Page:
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Finite-Element Simulation of the Barnes Ice Cap

Published online by Cambridge University Press:  30 January 2017

J. J. Emery
Affiliation:
Department of Civil Engineering and Engineering Mechanics, McMaster University, Hamilton, Ontario L8S 4L7, Canada
E. A. Hanafy
Affiliation:
Department of Civil Engineering and Engineering Mechanics, McMaster University, Hamilton, Ontario L8S 4L7, Canada
G. H. Holdsworth
Affiliation:
Glaciology Division, Inland Waters Directorate, Fisheries and Environment Canada, Ottawa, Ontario K1A 0E7, Canada
F. Mirza
Affiliation:
Department of Civil Engineering and Engineering Mechanics, McMaster University, Hamilton, Ontario L8S 4L7, Canada
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Abstract

The finite-element method is being used to simulate glacier flow problems, with particular emphasis on the surge behaviour of the Barnes Ice Cap, Baffin Island. Following an advanced feasibility study to determine the influence of major factors such as bed topography and flow relationships, a refined simulation model is being developed to incorporate realistically: the thermal regime of the ice mass; large deformations during flow and sliding; basal sliding zones; a temperature and stress dependent ice flow relationship; mass balance; and three-dimensional influences. The findings of the advanced feasibility study on isothermal, steady-state flow of the Barnes Ice Cap are presented in the paper before turning to a detailed discussion of the refined simulation model and its application to surging. It is clear that the finite-element method allows necessary refinements not available to analytical approaches.

Type
Abstracts of Papers Presented at the Symposium but not Published in Full in this volume
Copyright
Copyright © International Glaciological Society 1979

The results of the advanced feasibility study are most promising from a qualitative viewpoint (i.e. the observed shift of the dynamic divide from the topographic divide, and measured trends in "steady-state" surface horizontal and vertical How rates, were predicted), and reasonable in a quantitative sense for the horizontal steady–state surface flow rates when appropriate flow laws were adopted. A section of the paper is devoted to a discussion of appropriate functional stress–strain-rate–emperature relationships for ice. However, a number of limitations—isothermal behaviour, simplified basal sliding mechanism (linear elements), approximate bed profile, assumed flow relationships, two-dimensional model, and small deformation theory—were involved at this stage.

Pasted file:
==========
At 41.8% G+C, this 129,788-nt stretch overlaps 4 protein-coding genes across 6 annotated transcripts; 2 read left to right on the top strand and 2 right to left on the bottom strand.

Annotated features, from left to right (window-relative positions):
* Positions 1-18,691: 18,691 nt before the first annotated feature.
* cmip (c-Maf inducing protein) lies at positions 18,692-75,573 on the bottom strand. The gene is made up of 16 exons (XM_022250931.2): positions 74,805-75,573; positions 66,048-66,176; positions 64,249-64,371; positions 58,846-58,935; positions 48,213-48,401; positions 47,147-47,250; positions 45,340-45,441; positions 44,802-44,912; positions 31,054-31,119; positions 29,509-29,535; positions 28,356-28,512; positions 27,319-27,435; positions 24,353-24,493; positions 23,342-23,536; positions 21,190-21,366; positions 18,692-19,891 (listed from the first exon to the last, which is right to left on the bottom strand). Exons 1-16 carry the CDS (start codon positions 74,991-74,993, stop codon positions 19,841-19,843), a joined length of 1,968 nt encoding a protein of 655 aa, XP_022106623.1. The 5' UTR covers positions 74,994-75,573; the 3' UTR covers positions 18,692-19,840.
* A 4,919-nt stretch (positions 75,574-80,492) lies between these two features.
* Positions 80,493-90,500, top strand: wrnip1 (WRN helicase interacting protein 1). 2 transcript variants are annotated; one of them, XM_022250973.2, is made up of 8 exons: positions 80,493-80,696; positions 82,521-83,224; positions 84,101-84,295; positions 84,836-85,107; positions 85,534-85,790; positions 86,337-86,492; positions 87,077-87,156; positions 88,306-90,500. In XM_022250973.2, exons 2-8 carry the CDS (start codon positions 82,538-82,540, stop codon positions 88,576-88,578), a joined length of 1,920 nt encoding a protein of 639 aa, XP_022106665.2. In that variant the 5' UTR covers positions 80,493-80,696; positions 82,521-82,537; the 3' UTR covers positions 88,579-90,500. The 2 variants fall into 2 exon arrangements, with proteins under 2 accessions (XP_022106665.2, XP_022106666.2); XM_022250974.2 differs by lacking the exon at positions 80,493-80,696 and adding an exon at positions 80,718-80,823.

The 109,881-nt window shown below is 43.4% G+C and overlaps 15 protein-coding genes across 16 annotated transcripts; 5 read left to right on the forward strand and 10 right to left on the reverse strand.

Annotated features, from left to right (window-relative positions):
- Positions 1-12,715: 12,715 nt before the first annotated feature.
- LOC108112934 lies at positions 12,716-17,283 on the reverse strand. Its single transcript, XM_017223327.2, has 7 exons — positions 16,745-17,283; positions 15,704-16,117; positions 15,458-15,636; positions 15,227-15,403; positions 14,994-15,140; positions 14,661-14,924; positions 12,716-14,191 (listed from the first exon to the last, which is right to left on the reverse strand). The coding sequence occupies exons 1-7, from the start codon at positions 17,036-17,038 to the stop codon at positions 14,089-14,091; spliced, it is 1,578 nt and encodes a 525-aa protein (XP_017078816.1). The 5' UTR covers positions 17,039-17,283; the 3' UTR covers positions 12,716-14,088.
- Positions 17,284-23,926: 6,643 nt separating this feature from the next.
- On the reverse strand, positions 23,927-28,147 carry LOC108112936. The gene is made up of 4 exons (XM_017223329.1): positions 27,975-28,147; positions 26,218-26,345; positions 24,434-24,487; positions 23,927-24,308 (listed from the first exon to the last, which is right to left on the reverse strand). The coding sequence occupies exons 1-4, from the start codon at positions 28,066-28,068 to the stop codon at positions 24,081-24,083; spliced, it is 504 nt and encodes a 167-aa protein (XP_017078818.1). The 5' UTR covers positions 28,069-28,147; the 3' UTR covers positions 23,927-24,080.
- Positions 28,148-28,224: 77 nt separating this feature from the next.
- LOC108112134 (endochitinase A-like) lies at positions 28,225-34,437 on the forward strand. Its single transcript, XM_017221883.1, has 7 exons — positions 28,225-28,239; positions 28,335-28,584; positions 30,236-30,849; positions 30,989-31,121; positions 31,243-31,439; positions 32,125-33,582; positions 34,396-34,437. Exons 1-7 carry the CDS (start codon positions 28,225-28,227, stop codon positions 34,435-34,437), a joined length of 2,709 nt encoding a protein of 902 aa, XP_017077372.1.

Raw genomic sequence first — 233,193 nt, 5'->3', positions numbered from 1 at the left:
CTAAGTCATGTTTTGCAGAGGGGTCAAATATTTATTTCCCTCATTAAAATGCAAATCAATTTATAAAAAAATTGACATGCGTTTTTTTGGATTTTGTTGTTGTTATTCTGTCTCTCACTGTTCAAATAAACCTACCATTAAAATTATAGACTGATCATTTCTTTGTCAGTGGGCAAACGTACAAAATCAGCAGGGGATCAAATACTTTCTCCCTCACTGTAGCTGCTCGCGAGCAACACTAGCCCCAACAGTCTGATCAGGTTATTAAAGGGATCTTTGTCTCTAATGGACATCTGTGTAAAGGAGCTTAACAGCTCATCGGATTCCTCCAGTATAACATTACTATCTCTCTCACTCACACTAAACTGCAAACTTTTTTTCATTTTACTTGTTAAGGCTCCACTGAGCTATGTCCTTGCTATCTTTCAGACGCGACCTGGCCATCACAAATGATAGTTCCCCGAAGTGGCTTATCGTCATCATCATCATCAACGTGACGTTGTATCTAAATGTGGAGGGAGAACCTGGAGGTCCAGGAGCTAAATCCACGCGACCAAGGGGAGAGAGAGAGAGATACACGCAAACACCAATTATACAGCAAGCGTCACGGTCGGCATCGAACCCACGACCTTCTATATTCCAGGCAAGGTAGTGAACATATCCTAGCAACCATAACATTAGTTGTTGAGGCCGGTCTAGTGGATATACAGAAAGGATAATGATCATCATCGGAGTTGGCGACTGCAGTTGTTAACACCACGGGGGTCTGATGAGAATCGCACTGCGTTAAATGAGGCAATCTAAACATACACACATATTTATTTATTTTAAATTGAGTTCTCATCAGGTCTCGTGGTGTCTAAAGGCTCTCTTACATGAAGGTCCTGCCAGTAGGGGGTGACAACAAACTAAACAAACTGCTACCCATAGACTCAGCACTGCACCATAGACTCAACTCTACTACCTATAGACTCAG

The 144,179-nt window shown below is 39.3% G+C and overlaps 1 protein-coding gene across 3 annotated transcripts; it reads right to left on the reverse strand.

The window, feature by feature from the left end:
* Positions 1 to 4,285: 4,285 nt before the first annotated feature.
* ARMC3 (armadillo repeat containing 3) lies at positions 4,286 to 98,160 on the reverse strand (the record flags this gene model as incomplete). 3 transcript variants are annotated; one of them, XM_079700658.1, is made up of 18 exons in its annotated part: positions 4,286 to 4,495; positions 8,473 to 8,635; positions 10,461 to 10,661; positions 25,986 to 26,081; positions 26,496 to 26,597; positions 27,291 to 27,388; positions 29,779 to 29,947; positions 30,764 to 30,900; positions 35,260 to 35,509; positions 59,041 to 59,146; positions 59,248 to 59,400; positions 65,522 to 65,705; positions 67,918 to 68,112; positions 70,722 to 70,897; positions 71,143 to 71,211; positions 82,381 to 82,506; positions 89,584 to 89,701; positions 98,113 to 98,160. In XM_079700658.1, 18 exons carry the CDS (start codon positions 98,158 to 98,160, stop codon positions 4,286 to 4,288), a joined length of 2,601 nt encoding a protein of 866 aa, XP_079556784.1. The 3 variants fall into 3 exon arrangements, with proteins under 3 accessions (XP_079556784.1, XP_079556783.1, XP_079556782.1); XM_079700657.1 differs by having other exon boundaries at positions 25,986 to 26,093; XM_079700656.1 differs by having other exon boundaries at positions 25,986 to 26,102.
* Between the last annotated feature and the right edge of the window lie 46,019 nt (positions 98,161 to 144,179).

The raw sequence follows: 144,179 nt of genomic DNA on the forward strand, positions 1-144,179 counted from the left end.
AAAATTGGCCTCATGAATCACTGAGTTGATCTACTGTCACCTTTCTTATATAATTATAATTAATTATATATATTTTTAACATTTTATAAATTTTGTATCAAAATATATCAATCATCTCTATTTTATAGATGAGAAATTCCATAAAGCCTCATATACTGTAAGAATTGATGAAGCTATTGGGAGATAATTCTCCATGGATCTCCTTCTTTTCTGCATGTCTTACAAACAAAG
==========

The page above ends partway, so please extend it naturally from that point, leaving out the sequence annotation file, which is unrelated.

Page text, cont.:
As a first refinement of the simulation model, emphasis was placed on the influence of the bed profile. For the Barnes Ice Cap, bed profile influences are more significant than anticipated. While the computed divide shift of 200 m is perhaps fortuitously close to the measured shift of 150 m, given the approximations, it is clear that the finite-element simulation programme can be developed to give any necessary refinements. For instance, the thermal regime of the ice mass is being considered through a finite-element method transient heat-flow analysis using the heat flux (and frictional heat generation where appropriate) from the underlying rock, and glacier surface elevation–temperature data, as the basic inputs. Since step-by-step procedures have been adopted throughout, large deformations and the mass balance are also readily incorporated into the incremental, uncoupled, stress analysis. While a simple, idealized ice-cap problem is used to reduce computational time during the developmental stages, details on the application of the refined simulation to the Barnes Ice Cap and surging are given. The finite-element simulation techniques described should have other applications in ice dynamics.

Discussion

D. A. Yuen: What is the Poisson ratio used in your calculations? What is the criterion foryour time step?

J. J. Emery: The Poisson ratio used for the solutions reported was 0.40. This value was selected from the literature as being representative for ice at low rates of loading. Any time interval ∆t selected for a creep interval must be small enough to ensure stability of the incremental initial-strain solution process. Stability was ensured by adopting limits developed by Greenbaum (unpublished):

where ∆εeq c is the equivalent creep strain increment, εeq E is the equivalent elastic strain, ∆t is the time interval, and n is the time step. The lowest ∆t for any element, and both limits, is used at each calculation step.

R. Brepson: When you compute ∆t at each step, do you choose a unique flow relationship for each element?

Emery: The components of creep-strain increment ∆εij c for each element and time step interval ∆tn are computed from:

where σeq is the equivalent stress, and sij is the stress deviator tensor. This creep-strain increment equation is adopted from the Prandtl–Reuss incremental plastic-flow relationship.
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